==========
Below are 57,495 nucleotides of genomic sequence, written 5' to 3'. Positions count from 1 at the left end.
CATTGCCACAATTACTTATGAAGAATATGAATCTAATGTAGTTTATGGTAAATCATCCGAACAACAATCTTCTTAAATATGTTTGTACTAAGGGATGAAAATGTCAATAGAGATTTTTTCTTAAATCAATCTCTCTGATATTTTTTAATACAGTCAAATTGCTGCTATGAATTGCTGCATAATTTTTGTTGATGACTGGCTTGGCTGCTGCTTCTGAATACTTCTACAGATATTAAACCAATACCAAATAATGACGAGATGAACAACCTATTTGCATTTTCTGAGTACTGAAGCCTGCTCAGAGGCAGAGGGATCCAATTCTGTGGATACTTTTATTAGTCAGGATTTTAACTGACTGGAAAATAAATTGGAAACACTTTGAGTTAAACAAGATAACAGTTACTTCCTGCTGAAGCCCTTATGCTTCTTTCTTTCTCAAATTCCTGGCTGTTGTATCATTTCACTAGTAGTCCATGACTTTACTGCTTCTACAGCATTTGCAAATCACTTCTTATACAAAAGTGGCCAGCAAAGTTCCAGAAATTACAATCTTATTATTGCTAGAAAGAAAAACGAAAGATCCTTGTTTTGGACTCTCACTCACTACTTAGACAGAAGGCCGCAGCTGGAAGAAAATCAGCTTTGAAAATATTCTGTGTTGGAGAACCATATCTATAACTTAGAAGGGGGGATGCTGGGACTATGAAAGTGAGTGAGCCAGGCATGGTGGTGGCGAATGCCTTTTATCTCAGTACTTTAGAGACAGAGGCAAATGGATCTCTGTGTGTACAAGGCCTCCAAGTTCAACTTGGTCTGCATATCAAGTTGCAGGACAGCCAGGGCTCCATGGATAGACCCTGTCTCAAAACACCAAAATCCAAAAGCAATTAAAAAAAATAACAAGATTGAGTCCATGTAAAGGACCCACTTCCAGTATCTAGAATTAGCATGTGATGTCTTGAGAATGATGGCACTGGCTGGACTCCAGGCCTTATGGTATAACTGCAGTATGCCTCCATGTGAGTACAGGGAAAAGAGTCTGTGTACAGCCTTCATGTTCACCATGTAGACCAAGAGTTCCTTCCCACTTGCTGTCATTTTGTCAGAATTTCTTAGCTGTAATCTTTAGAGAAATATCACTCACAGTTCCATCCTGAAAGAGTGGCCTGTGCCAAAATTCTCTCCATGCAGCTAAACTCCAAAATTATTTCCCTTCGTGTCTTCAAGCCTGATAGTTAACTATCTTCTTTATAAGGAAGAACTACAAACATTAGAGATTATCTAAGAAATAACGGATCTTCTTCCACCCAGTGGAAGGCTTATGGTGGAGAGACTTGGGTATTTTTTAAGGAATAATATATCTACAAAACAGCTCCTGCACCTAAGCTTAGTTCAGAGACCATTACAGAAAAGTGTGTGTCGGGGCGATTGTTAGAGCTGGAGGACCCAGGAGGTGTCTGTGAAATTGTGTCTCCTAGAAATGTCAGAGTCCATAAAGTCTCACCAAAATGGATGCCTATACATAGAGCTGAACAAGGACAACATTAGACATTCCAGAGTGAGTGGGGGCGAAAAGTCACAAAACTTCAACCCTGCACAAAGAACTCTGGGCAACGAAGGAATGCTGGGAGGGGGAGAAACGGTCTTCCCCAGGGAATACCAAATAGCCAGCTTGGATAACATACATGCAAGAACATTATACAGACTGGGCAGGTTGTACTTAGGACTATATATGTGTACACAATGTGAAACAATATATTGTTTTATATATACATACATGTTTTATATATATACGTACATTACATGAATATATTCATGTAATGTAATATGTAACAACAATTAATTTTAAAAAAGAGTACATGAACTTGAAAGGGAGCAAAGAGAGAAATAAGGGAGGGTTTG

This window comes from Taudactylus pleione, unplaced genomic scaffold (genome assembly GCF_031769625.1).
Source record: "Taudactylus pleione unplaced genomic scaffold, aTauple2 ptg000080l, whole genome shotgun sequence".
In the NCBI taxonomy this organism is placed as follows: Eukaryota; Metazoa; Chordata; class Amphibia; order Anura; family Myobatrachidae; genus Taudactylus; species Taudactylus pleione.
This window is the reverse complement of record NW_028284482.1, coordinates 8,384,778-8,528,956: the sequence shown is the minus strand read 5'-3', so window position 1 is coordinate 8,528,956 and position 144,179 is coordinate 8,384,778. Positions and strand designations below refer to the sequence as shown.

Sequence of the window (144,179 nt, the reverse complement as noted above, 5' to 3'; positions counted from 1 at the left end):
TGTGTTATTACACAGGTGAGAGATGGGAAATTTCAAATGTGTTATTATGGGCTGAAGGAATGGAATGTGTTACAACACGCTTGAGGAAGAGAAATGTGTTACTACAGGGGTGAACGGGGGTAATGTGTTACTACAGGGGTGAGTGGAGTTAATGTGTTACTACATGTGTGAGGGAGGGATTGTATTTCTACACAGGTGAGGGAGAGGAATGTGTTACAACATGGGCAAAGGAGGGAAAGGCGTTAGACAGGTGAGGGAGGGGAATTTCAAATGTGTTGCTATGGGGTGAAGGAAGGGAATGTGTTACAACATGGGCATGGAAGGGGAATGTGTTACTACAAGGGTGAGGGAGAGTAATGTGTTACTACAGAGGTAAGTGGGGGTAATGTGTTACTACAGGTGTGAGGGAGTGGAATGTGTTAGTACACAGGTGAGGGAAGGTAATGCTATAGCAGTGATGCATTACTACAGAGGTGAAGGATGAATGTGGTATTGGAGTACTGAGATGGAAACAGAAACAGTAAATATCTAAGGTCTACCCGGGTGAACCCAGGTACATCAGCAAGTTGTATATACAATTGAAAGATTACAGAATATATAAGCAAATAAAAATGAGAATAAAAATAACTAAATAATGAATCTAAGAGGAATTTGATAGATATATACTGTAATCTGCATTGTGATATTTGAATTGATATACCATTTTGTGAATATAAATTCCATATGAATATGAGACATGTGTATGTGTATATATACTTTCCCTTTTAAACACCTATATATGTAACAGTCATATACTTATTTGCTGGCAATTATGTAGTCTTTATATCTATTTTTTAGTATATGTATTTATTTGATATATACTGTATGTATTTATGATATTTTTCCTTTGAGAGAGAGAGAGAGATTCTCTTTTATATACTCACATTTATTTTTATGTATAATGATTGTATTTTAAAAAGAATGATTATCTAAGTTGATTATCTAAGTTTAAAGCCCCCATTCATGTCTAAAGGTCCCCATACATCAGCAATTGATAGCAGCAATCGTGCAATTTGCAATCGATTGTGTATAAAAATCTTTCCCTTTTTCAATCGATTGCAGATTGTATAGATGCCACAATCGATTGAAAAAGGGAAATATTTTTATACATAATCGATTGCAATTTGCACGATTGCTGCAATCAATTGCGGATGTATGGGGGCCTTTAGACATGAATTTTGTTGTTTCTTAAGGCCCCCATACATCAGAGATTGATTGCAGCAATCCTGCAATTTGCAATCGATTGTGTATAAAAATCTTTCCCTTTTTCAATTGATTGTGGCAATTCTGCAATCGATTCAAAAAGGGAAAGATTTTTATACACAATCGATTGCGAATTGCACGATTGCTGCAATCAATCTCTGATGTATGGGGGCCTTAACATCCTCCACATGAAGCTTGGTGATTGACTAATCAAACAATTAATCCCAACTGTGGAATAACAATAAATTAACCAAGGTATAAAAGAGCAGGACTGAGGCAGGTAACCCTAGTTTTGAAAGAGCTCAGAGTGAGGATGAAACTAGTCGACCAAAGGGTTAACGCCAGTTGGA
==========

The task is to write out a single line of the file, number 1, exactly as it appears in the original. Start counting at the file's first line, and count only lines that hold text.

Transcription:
Below are 57,495 nucleotides of genomic sequence, written 5' to 3'. Positions count from 1 at the left end.